Developmental topographic disorientation (DTD) is a life-long condition in which affected individuals are severely impaired in navigating around their environment. Individuals with DTD have no apparent structural brain damage on conventional imaging and the neural mechanisms underlying DTD are currently unknown. Using functional and diffusion tensor imaging, we present a comprehensive neuroimaging study of an individual, J.N., with well defined DTD. J.N. has intact scene-selective responses in the parahippocampal place area (PPA), transverse occipital sulcus, and retrosplenial cortex (RSC), key regions associated with scene perception and navigation. However, detailed fMRI studies probing selective tuning properties of these regions, as well as functional connectivity, suggest that J.N.’s RSC has an atypical response profile and an atypical functional coupling to PPA compared with human controls. This deviant functional profile of RSC is not due to compromised structural connectivity. This comprehensive examination suggests that the RSC may play a key role in navigation-related processing and that an alteration of the RSC’s functional properties may serve as the neural basis for DTD.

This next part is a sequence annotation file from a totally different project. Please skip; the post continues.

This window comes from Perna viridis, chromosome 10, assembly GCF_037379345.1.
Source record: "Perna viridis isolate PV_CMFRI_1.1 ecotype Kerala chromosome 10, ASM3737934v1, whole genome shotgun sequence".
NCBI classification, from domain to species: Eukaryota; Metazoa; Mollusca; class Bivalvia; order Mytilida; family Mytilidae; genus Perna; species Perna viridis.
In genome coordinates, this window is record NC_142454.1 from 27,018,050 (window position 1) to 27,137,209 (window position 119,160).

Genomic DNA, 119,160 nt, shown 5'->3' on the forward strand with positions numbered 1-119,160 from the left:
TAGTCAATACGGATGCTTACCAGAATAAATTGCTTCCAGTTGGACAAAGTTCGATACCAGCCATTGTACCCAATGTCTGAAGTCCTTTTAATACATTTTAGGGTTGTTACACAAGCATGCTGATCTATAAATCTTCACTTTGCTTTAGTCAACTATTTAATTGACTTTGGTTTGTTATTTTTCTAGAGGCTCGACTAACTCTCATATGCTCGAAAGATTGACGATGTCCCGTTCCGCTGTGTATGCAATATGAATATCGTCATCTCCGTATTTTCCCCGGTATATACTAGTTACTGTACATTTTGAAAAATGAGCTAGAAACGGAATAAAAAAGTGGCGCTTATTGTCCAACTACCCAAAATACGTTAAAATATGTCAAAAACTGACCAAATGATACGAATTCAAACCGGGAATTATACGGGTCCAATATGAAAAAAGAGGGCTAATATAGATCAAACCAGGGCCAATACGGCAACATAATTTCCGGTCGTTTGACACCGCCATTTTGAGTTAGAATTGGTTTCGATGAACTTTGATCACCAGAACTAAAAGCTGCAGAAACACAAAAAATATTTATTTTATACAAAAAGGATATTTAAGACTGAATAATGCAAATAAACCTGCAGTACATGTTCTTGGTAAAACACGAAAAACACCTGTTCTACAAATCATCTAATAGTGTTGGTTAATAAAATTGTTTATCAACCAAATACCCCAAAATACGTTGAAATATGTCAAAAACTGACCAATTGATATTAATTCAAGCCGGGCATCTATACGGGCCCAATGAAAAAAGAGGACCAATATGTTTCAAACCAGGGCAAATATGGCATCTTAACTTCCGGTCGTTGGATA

All Science Journal Classification (ASJC) codes
- Developmental topographic disorientation
- Parahippocampal place area
- Retrosplenial cortex
- Scene perception
- Transverse occipital sulcus